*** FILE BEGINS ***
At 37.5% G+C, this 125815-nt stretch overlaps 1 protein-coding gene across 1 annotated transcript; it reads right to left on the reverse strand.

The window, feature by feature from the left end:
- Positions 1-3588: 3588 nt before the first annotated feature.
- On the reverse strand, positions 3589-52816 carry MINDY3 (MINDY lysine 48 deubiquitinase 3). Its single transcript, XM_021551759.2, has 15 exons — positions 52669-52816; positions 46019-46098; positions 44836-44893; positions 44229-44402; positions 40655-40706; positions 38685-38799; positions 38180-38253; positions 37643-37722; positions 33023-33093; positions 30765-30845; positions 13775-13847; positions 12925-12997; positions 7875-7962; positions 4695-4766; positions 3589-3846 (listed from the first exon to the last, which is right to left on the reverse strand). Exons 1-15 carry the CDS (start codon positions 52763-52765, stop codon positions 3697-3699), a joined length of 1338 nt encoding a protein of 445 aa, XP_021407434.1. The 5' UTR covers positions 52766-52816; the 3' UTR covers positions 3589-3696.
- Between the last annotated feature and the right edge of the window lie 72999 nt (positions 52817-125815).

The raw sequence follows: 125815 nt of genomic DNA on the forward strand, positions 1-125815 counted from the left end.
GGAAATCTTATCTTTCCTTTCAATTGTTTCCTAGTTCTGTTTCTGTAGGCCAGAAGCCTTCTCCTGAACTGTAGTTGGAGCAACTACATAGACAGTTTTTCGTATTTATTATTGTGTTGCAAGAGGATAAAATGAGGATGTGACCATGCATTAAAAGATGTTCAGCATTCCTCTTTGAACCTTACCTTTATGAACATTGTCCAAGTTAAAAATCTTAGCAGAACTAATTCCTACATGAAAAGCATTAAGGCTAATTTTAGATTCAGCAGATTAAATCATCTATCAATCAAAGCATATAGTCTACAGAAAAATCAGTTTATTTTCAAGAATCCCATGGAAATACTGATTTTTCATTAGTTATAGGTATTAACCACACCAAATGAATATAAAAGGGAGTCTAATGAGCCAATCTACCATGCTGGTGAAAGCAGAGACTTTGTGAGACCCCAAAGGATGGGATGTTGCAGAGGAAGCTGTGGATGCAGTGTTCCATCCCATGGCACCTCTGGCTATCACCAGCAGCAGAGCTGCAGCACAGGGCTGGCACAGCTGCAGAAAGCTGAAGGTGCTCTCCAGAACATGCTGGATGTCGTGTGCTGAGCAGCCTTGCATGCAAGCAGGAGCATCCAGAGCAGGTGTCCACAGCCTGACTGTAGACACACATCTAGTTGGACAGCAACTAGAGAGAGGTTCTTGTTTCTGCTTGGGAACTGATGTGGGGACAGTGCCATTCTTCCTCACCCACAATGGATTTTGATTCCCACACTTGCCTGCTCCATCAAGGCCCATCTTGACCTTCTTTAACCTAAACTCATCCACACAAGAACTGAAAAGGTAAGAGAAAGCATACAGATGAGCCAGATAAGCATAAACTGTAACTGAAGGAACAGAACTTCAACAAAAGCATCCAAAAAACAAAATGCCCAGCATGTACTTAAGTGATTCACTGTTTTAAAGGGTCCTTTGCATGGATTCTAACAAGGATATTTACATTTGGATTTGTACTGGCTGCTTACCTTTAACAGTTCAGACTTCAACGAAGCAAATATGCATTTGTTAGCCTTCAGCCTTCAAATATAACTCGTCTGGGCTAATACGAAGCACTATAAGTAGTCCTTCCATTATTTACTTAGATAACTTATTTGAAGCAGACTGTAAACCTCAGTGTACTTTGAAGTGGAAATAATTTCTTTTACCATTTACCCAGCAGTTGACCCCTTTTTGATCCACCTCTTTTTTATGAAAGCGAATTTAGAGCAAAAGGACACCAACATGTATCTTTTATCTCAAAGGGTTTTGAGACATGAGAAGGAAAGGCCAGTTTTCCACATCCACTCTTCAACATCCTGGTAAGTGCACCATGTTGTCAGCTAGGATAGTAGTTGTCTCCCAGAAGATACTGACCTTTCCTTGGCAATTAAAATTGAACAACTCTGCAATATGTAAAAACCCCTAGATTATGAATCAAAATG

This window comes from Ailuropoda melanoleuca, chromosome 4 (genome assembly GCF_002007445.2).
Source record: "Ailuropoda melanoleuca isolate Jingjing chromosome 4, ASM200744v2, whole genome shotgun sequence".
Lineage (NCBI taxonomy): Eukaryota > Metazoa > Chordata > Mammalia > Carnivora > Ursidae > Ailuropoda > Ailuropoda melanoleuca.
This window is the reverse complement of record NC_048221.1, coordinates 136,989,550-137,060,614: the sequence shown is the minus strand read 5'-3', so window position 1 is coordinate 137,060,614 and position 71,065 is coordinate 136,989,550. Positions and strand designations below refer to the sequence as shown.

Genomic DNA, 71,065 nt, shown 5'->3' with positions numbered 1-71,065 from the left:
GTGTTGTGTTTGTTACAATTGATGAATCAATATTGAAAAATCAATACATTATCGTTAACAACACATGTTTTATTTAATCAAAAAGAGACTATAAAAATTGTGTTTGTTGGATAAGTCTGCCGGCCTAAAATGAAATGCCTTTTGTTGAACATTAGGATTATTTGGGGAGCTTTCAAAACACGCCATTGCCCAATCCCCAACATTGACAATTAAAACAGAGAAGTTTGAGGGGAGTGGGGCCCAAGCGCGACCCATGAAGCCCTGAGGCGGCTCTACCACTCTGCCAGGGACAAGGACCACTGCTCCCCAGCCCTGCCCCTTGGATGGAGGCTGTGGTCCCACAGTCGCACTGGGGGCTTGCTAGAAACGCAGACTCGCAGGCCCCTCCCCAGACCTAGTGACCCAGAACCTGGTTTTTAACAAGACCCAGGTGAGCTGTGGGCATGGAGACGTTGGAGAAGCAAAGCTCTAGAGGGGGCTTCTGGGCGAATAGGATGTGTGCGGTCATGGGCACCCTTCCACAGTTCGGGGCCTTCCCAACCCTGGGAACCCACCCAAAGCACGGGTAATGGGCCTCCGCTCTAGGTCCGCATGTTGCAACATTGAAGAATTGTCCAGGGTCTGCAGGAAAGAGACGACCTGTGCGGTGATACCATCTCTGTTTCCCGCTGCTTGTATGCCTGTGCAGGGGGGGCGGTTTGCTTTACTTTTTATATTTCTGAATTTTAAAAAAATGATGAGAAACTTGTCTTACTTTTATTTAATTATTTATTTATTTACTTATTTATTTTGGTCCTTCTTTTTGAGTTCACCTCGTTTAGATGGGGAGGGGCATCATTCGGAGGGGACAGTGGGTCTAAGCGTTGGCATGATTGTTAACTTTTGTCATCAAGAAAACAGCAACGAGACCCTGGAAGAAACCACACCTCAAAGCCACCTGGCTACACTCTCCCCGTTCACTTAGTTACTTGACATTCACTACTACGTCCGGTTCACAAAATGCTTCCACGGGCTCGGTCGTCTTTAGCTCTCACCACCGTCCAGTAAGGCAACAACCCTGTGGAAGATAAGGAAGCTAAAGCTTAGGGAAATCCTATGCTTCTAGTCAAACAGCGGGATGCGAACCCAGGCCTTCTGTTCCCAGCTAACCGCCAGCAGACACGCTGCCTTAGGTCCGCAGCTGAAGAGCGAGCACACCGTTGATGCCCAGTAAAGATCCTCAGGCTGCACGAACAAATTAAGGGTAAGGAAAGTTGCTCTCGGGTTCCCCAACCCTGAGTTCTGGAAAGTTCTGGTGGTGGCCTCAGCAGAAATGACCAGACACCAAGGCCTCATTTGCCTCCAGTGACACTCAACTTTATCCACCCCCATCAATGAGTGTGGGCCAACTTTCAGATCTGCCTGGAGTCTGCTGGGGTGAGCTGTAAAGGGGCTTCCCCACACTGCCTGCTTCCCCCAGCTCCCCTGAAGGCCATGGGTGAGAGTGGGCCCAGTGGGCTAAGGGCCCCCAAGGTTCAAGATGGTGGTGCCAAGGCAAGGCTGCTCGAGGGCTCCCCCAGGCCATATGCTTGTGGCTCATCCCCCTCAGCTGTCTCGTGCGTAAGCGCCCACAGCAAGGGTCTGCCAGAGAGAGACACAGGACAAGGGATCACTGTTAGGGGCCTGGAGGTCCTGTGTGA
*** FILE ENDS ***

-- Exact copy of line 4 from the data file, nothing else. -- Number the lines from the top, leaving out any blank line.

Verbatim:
- On the reverse strand, positions 3589-52816 carry MINDY3 (MINDY lysine 48 deubiquitinase 3). Its single transcript, XM_021551759.2, has 15 exons — positions 52669-52816; positions 46019-46098; positions 44836-44893; positions 44229-44402; positions 40655-40706; positions 38685-38799; positions 38180-38253; positions 37643-37722; positions 33023-33093; positions 30765-30845; positions 13775-13847; positions 12925-12997; positions 7875-7962; positions 4695-4766; positions 3589-3846 (listed from the first exon to the last, which is right to left on the reverse strand). Exons 1-15 carry the CDS (start codon positions 52763-52765, stop codon positions 3697-3699), a joined length of 1338 nt encoding a protein of 445 aa, XP_021407434.1. The 5' UTR covers positions 52766-52816; the 3' UTR covers positions 3589-3696.